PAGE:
Apple has withdrawn its CRT iMac for sale from the Apple Store, although the product will remain available to the education market.

The move marks the end of an era, because it's widely recognised that the CRT iMac was responsible for reversing Apple's fortunes following CEO Steve Jobs' return to the company. The CRT iMac has now been superceded by the LCD model.

The development of the iMac began as soon as Jobs returned to Apple. It's ground-breaking design was the work of British-born former bathroomware designer Jonathan Ive, who is still churning out award winning Mac designs for the company. Originally manufactured at Apple's Elk Grove facility, the Bondi Blue iMac first went on sale on August 15.

Design classic At the time then-interim CEO Steve Jobs said: "It looks like it's from another planet, a planet with better designers."

Jobs told the 1998 Macworld Expo New York that Apple would "sell tons of them", which proved to be the case. He also discussed the strategy that gave birth to the iMac: "We asked, what do our customers want? They said they wanted consumer products and professional products."

It contained a 233MHz G3 processor, 32MB RAM, a 4GB hard drive, CD-Rom drive, internal 56K modem and shipped with the detested puck mouse. It cost £849.

On its release the original Bondi Blue iMac was a hit with consumers, with US store DataVision enjoying record sales on the launch day. iMac became the biggest selling personal computer in the US.

As well as Bondi Blue, the product has been available in Indigo, Graphite, Snow, Ruby, Sage, Blueberry, Grape, Strawberry, Tangerine, and Lime. Two models even took Apple's design aesthetic to the limit - 2001's Blue Damatian and Flower Power iMacs. The last model to ship was Snow.

iMac line-up Several iMac iterations followed. The Revision B iMac supported 32-bit colour at higher resolution than the original release. January 1999 saw Revision C and August Revision D iMacs, with faster processors, and more-advanced SDRAM memory. In 1999 Apple released its first slot-loading iMac, the 350MHz Blueberry, and the iMac DV/SE - the first to carry FireWire ports.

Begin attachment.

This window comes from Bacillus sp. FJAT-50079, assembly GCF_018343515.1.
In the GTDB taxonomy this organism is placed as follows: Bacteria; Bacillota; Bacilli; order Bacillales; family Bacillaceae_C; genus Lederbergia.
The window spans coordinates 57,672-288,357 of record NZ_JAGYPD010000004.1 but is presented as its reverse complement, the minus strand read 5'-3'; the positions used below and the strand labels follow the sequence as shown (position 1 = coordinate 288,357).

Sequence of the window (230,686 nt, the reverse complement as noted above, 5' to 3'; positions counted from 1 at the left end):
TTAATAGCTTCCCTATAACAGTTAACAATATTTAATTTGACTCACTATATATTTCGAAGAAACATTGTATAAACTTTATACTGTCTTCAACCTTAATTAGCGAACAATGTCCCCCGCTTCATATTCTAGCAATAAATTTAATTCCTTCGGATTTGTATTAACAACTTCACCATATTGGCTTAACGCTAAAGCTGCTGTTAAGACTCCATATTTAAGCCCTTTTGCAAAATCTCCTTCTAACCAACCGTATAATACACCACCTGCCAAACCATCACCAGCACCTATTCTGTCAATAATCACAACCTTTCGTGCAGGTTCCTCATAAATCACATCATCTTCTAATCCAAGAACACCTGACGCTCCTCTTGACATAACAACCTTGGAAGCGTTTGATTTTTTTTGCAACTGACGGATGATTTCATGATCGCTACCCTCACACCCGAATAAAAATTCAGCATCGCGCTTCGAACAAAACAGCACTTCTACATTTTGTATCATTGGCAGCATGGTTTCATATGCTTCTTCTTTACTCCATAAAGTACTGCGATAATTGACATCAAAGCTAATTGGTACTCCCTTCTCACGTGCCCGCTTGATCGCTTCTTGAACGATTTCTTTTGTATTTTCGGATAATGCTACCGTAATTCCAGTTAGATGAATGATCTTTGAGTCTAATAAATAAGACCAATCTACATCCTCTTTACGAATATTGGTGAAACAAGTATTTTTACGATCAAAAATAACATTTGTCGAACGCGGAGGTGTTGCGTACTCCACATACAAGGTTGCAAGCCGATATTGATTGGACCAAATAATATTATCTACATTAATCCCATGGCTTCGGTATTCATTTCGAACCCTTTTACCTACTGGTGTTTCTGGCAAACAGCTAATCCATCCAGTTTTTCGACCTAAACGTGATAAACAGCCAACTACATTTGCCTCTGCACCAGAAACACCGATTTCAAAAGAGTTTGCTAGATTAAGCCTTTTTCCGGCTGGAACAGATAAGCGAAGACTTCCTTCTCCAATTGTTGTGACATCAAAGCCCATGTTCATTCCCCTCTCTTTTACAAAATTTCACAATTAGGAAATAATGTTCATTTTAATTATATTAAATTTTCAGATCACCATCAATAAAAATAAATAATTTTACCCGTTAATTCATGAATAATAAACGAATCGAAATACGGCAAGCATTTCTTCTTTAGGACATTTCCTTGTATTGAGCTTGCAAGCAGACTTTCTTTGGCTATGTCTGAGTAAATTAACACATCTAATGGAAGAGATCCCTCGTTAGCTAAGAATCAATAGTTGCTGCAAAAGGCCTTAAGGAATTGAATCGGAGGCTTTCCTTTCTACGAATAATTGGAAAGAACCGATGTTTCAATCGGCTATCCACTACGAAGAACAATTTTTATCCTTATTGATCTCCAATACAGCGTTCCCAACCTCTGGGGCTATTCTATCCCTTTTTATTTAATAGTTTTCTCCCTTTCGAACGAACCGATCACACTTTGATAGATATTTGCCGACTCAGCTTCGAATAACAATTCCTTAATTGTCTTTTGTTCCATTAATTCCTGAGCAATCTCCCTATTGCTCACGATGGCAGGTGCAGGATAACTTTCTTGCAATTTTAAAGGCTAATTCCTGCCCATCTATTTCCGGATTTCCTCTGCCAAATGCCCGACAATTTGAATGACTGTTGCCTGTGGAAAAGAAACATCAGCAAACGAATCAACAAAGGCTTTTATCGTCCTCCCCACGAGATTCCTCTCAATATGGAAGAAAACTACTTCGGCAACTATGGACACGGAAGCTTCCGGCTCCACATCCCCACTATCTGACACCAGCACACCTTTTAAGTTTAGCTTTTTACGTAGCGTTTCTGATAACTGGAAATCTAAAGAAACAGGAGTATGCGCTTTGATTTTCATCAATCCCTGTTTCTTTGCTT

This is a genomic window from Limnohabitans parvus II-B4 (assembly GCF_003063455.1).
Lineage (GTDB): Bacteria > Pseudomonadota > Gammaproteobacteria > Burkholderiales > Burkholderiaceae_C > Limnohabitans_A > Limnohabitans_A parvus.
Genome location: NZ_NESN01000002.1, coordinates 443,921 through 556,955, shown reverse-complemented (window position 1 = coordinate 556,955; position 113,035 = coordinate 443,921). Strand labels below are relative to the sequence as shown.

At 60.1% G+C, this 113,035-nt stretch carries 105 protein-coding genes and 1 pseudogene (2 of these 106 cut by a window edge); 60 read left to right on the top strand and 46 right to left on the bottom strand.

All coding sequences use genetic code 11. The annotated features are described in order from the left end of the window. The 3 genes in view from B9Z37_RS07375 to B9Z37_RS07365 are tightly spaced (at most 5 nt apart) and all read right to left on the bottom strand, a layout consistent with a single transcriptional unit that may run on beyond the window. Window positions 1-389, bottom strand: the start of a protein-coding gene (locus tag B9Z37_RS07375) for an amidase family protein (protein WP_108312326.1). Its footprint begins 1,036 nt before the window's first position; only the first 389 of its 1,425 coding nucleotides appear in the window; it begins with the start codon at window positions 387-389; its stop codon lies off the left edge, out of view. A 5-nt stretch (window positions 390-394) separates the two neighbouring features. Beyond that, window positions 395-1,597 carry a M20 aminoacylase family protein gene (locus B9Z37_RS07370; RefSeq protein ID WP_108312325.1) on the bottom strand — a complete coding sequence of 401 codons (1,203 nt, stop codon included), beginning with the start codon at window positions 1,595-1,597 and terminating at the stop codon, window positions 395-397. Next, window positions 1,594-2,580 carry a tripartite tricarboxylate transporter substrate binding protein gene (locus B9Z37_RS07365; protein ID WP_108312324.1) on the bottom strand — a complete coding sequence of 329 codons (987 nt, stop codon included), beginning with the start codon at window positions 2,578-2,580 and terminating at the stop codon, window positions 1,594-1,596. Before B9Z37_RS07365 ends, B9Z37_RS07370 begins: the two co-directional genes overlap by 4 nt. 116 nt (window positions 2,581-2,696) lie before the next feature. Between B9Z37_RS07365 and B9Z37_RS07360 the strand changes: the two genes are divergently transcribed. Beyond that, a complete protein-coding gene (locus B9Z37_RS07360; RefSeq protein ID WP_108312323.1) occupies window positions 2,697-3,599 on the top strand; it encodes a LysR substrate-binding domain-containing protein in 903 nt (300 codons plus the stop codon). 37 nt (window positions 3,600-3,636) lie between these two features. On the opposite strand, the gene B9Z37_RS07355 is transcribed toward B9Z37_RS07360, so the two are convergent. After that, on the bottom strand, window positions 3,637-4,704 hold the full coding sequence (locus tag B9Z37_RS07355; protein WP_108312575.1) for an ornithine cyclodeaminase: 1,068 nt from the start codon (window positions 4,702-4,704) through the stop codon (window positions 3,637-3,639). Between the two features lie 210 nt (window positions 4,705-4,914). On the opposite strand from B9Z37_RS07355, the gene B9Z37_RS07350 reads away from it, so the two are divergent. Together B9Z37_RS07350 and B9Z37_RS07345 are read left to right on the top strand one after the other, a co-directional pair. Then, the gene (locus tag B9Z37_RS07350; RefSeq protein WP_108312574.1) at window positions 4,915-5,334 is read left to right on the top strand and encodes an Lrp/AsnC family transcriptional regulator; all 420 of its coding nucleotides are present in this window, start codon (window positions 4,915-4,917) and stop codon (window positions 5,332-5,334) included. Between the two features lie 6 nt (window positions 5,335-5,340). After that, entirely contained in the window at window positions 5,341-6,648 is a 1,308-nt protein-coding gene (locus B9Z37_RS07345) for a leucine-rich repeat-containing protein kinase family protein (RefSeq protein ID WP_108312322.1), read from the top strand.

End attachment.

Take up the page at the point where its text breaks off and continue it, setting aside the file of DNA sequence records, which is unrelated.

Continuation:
In 2001, Apple released 400MHz and 500MHz models that offered 16MB VRAM, FireWire ports and lower prices.

Apple also modified its DV iMacs in 2001, retaining the graphite enclosure. Later in 2001, it released three more sets of iMac; these were equipped with faster CPUs, more memory and a CD-RW drive as standard. The 500MHz model was in Indigo and Snow. The 600MHz model was available in Graphite and Snow, as was the iMac SE. As all the available units they carried FireWire ports, Apple abandoned the DV suffix that year.

The five millionth iMac shipped in 2001. At the time Jobs said: "The iMac has redefined the consumer and education computer, ushering in several industry firsts including USB, FireWire, desktop movies, wireless networking, fan-less operation and world-class design."

The iMac's success sparked off a series of design initiatives from a variety of different industries. Cars, pens, household appliances have all borrowed elements of Ives' multi-award-winning design.

Interviewed in 1998, Ives said: "Making a loud product wasn't our goal at all. Being different wasn't a goal either. We wanted to make this thing that felt very accessible, and felt very friendly, but felt very new.

"One of the things you notice when people come up to the iMac is their body language. They tend to smile and pat it on its head," said Ive.

Today's new flat-screen iMac offers an LCD screen, up to a 1GHz G4 processor, and is encased in a unique all-in-one form factor, with the screen mounted on a precision-engineered "stalk". And screens up to 17-inches wide are available, with wider screen models rumoured for future release.

Ives also designed Apple's new flat-screen offering. The design concept evolved during a brainstorming session between himself and Jobs in the latter's wife's vegetable garden.

Apple will continue to ship the eMac, a CRT Mac in a white chassis that was originally developed for the education market. User-demand drove Apple to release the product to its wider market. The eMac now offers 700MHz or 800MHz G4 processors, and costs from £799.

Apple made no announcement to mark the gentle passing of its life-saving iMac.